Yet the truly momentous news of 1987 would be the Ford Motor Company's acquisition of Aston Martin Lagonda Ltd. Most purists had problems with this takeover: firstly, it meant that a beloved national treasure was no longer English-owned and secondly, all it guaranteed was financial stability as it was unclear what would it mean for Aston's future. Development of a replacement for the now aged V8 models that had already begun prior to the Ford takeover continued and eventually led to the impressive and all new Virage.
Yet this traditional Aston Martin, like its forebears, would never be the kind of high-profit car Ford sought. In the meantime, Ford purchased Jaguar Cars Ltd. leading to a variety of new possibilities for a lower-cost and more "mass produced" Aston. Beginning with the discarded yet nearly completed Jaguar F-Type, Aston's engineers reworked the stillborn prototype into a true Aston Martin product that managed to strongly evoke the character of the David Brown cars. With Sir David's full blessing, the new car was christened the DB7 and Aston fans everywhere hoped that a new golden era had begun. Sadly, not long after the DB7's debut, the man who truly was Aston Martin, Sir David Brown, passed away.

Soon after its introduction, Matchbox introduced a scale model of the DB7 which bore little resemblance to the dignified original with its loud tampos and gold wheels. Curiously, in the U.S. market, the casting was withdrawn from the 1-75 range after only one season with little lament. Fortunately, the casting returned in several variations of World Class and Premier Edition series detail and the upgrade improved the model to a level appropriate for the real car it depicted. The first version of the World Class DB7 included a '007' license plate although the DB7 had no connection to the Bond movies. Clearly the Bond licensing people were not amused and Matchbox changed the plate to DB7. The '007' versions are hard to find and more valuable. Majorette's lineup also includes a DB7 miniature that features opening doors; however, its suspension system allows it to sit too high in the front and too low in the rear which tends to ruin its otherwise well-sculpted shape. Majorette also added generic racing graphics to the DB7 but the result is not very successful.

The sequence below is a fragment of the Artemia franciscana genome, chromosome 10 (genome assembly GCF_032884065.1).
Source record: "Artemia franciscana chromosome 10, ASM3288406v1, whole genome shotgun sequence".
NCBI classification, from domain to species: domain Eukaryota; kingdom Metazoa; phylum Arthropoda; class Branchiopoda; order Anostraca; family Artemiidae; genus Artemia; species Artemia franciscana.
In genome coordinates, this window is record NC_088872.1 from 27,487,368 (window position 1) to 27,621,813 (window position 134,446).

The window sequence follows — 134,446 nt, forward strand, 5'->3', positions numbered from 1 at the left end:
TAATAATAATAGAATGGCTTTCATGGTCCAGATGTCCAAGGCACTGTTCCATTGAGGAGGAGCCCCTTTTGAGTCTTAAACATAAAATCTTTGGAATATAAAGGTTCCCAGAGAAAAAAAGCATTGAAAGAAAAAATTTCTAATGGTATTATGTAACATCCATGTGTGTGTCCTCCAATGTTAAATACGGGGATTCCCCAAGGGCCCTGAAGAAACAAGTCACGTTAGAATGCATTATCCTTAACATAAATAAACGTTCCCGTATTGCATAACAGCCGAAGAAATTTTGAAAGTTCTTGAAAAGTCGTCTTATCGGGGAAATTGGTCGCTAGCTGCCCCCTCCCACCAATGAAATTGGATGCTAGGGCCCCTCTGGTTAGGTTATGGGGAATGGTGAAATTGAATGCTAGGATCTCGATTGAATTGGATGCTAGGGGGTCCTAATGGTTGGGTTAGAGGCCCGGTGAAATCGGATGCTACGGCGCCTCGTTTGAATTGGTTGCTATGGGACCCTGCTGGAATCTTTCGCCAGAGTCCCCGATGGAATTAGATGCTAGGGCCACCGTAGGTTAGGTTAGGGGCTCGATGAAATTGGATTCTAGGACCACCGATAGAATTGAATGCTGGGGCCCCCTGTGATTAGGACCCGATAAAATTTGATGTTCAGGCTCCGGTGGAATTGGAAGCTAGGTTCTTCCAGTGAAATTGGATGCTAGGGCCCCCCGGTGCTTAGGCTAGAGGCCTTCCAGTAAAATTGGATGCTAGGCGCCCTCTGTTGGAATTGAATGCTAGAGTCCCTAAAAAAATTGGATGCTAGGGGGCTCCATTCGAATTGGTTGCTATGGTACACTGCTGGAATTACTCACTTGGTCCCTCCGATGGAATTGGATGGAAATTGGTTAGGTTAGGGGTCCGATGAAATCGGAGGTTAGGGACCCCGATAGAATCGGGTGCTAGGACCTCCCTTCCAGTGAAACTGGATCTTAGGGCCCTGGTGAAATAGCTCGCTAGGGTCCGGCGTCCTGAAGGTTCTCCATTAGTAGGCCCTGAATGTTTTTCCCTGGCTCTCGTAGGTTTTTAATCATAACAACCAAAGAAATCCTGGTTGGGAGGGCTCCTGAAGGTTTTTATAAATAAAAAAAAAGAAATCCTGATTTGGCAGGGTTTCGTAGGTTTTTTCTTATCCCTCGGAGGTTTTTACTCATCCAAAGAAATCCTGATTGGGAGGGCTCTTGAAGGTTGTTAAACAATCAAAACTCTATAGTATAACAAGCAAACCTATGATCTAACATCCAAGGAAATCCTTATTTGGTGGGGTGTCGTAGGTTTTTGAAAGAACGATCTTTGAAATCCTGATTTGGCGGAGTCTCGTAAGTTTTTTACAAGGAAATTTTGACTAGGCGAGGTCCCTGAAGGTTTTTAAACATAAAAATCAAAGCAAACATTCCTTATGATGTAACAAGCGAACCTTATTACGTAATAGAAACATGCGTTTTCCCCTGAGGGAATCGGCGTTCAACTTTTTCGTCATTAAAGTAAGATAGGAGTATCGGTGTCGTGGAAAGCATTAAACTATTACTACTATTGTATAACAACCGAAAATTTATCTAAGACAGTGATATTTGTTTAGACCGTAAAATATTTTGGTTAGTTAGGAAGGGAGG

The most recent Aston Martin carries yet another connection to James Bond. The latest Bond movie features the Aston Martin Vanquish and Johnny Lightning has done a very nice version of the V12 powered supercar. While the JL version does not feature any gadgets, it is still a fine casting with correct wheels and good detail.

Although not the most commonly modeled British car, there are a sufficient number of Aston Martin miniatures to assemble a quite nice collection that documents the marques' histories rather well. As always, some gaps exist: it is a true shame that not a single model of the great pre WWII Aston Martin cars is available in 1:64. However, with such a high number of unusually well proportioned and accurate miniature Astons available, it really is difficult to lodge many worthwhile complaints.

The following is a list of Aston Martin cars and variations in 1:64 scale. There may be others not identified here.

Corgi Juniors/Husky 22 Aston Martin DB6


1.) "Husky" baseplate

2.) "interim" version which had the Husky name removed and was identified by a paper sticker on its baseplate reading "Corgi Juniors"

3.) Corgi Juniors version

4.) Rockets version

5.) Corgi Juniors "budget" version [found in multi-car sets in hideous colors with black window glazing and no interior]

Additional Aston Martin models

Corgi Juniors 24 Aston Martin DBS

Corgi Juniors/Husky 40 James Bond Aston Martin DB6

Johnny Lightning 652 Aston Martin DB5 from "Thunderball"

Johnny Lightning 652 Aston Martin DB5 from "Goldfinger" (in single and 2-car sets with figures)

Johnny Lightning 659 Aston Martin V8 Vantage from "The Living Daylights"

Johnny Lightning 659 Aston Martin V8 Vantage (white)

Johnny Lightning Aston Martin Vanquish from "Die Another Day" (also in set with DB5 and figures)

Majorette 229 Aston Martin DB7 (metallic blue)

Majorette 229 Aston Martin DB7 (metallic blue racing)

Matchbox 53 Aston Martin DB2/4 (light metallic green)

Matchbox 53 Aston Martin DB2/4 (maroon)

Matchbox Aston Martin F1 (metallic green)

Matchbox 59 Aston Martin DB7 (dark green)

Matchbox 59 Aston Martin DB7 (dark green with silver stripes and DB7 tampos)

Matchbox 59 Aston Martin DB7 (metallic blue/available only in gift set)

Matchbox World Class Aston Martin DB7 (dk. gray with "007" license plate)

Matchbox World Class Aston Martin DB7 (with "DB7" license plate)

Matchbox Premiere 34313-6 Aston Martin DB7 (white with clear window glazing)

Matchbox Premiere 34313-6 Aston Martin DB7 (steel blue with clear window glazing)

Matchbox Premiere 34313-6 Aston Martin DB7 (burgundy with clear window glazing) sold in an eight car a set by J.C. Penny stores

Politoys Lola Aston Martin T70

Guisval Aston Martin AMR1